Why Money Talks When It Comes To Growing The Women’s Game

Fergus Bisset on why bigger prize funds will lead to increased participation

Why Money Talks When It Comes To Growing The Women’s Game
2020 Women's Open Champion Sophia Popov
(Image credit: Getty Images)

Fergus Bisset explains why a bigger prize fund in the AIG Women’s Open will have a direct impact on the number of women and girls playing golf.

Why Money Talks When It Comes To Growing The Women’s Game

The announcement that this year’s AIG Women’s Open will carry a prize fund of $5.8 million is a big step on the road towards gender pay equality in top level golf.

It’s also hugely significant for growing the women’s game overall. Bigger prize funds will mean more interest in tournaments, and more women being inspired to hit the fairways.

In recent years, a strong effort has been made by golf’s governing bodies, home unions, golf clubs and grass roots organisations to encourage women and girls to take up the game of golf - The Women in Golf Charter and England Golf’s Get into Golf activities for example.

The qualities of the sport are extolled – the exercise, the social side of the game, the competition, skills gained and fresh air to be enjoyed.

These are important initiatives, but I reckon the numbers of women drawn into the game by them will be eclipsed by those enticed into watching and playing golf by increased prize funds in top-level events.

With $5.8 million to be shared out amongst the competitors at Carnoustie this week, the AIG Women’s Open carries the largest purse in women’s golf.

The prize fund will increase by a further $1 million to $6.8 million for the 2022 AIG Women’s Open at Muirfield.

This is big news as golf’s governing bodies look to reduce the gender pay gap at the elite level of the sport.

The gap exists as, currently, there is a greater interest in men’s events because more men play the game and watch the top-level men’s action as live spectators and on TV.

More eyeballs mean greater opportunity for sponsors, which means more money, bigger purses, and more chance for tournaments to invest further and grow. It’s basic business and economics.

Through experience, the R&A is aware of how the level of prize money and interest in a tournament are inextricably linked.

Over recent years, under the guidance of Martin Slumbers, The Open Championship has advanced hugely from a commercial perspective – becoming a worldwide brand as well as an historic tournament.

By growing the status of, and global interest in The Open, sponsors, partners, TV and other media are prepared to pay more to be involved.

One way to grow that status and appeal is through increased prize money (a total of $11.5 million was on offer at Royal St George’s this July.)

Big prizes equal big interest.

A similar thing can happen with the AIG Women’s Open, and with other top-level women’s events for that matter.

We can be a bit coy in this country when it comes to talking cold hard cash – We’d like to think the prestige and honour of winning an event like the Women’s Open should be enough for those competing and watching.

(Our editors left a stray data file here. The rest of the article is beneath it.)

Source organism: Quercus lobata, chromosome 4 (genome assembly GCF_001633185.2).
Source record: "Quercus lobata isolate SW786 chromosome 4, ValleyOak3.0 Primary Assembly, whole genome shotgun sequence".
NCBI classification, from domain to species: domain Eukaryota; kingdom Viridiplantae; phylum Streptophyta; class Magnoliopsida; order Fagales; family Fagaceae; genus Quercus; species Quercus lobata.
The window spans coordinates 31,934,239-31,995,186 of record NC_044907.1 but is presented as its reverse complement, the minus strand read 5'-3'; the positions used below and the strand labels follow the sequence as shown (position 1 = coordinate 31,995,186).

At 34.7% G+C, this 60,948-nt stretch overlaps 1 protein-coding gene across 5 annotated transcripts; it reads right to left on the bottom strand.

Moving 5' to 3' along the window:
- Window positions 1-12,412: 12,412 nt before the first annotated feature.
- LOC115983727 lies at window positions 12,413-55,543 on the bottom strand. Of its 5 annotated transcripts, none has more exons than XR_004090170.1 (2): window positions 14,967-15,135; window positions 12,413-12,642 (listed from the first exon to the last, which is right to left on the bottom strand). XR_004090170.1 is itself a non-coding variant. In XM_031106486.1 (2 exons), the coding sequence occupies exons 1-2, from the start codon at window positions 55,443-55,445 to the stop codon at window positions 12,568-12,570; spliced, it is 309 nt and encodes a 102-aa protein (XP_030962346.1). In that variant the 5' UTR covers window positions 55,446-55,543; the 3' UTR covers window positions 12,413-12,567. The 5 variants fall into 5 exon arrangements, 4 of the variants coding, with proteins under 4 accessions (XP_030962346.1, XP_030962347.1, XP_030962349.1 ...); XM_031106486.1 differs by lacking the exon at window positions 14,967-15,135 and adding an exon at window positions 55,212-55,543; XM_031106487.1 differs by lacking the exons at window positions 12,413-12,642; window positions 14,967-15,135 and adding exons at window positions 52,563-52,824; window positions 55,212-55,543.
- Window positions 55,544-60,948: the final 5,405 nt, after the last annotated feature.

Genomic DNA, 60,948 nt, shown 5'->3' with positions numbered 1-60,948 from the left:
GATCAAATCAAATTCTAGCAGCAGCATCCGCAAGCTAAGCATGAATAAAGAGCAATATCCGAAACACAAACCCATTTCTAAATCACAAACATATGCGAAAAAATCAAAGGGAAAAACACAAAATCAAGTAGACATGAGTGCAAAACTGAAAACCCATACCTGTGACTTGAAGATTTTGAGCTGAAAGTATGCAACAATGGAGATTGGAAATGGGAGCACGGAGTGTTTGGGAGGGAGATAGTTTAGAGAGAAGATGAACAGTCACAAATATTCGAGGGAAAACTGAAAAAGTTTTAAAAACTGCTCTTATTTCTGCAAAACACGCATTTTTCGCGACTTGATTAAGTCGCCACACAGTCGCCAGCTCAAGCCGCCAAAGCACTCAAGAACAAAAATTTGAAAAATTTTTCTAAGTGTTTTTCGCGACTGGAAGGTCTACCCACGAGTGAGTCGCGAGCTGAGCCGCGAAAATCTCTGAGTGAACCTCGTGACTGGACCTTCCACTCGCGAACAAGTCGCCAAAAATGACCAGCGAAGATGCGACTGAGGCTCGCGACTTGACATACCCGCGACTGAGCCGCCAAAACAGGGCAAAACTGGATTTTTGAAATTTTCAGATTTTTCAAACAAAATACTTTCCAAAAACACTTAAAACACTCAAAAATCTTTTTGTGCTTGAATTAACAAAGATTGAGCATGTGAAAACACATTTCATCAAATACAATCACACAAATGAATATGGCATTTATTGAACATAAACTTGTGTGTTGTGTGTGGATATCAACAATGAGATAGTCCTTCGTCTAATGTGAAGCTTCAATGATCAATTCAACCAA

It isn’t.

Professional golfers play to make a living – their agents, caddies, sponsors and coaches are all in it to make a living.

Money also appeals to the wider public, and the prospect of a huge pay day at the end of this week at Carnoustie, $870,000 goes to the winner, gets people’s attention.

The public takes notice of the high stakes on offer and is more inclined to tune in or turn up.

There then are the eyeballs we need to start the process – more sponsors become interested, and more money goes in, meaning prize funds and tournaments grow.

And alongside all of this, more girls and women will be taking notice of the increased fame and wealth being enjoyed by the top-level golfers.

Those girls and women will be inspired, just as they might be by celebrities in any field of sports or entertainment, and they’ll look to emulate them, playing and continuing to watch, encouraging friends and family members to do likewise.

Fame and wealth are appealing – simple as that.

The heightened “celebrity” would mean yet more eyeballs on elite women’s golf. More interest and thus more money – it’s a self-perpetuating cycle.

Big winner’s cheques in Women’s Majors will lead directly to increased female participation in golf and, as the R&A clearly recognises, they provide a quick route to achieving that objective.

Money talks.

Fergus Bisset
Contributing Editor

Fergus is a golf obsessive and 1-handicapper. Growing up in the North East of Scotland, golf runs through his veins and his passion for the sport was bolstered during his time at St Andrews university studying history. He went on to earn a post graduate diploma from the London School of Journalism. Fergus has worked for Golf Monthly since 2004 and has written two books on the game; "Great Golf Debates" together with Jezz Ellwood of Golf Monthly and "The Ultimate Golf Book" together with Neil Tappin (also of Golf Monthly)... Fergus once shanked a ball from just over Granny Clark's Wynd on the 18th of the Old Course that struck the St Andrews Golf Club and rebounded into the Valley of Sin, from where he saved par. Who says there's no golfing god?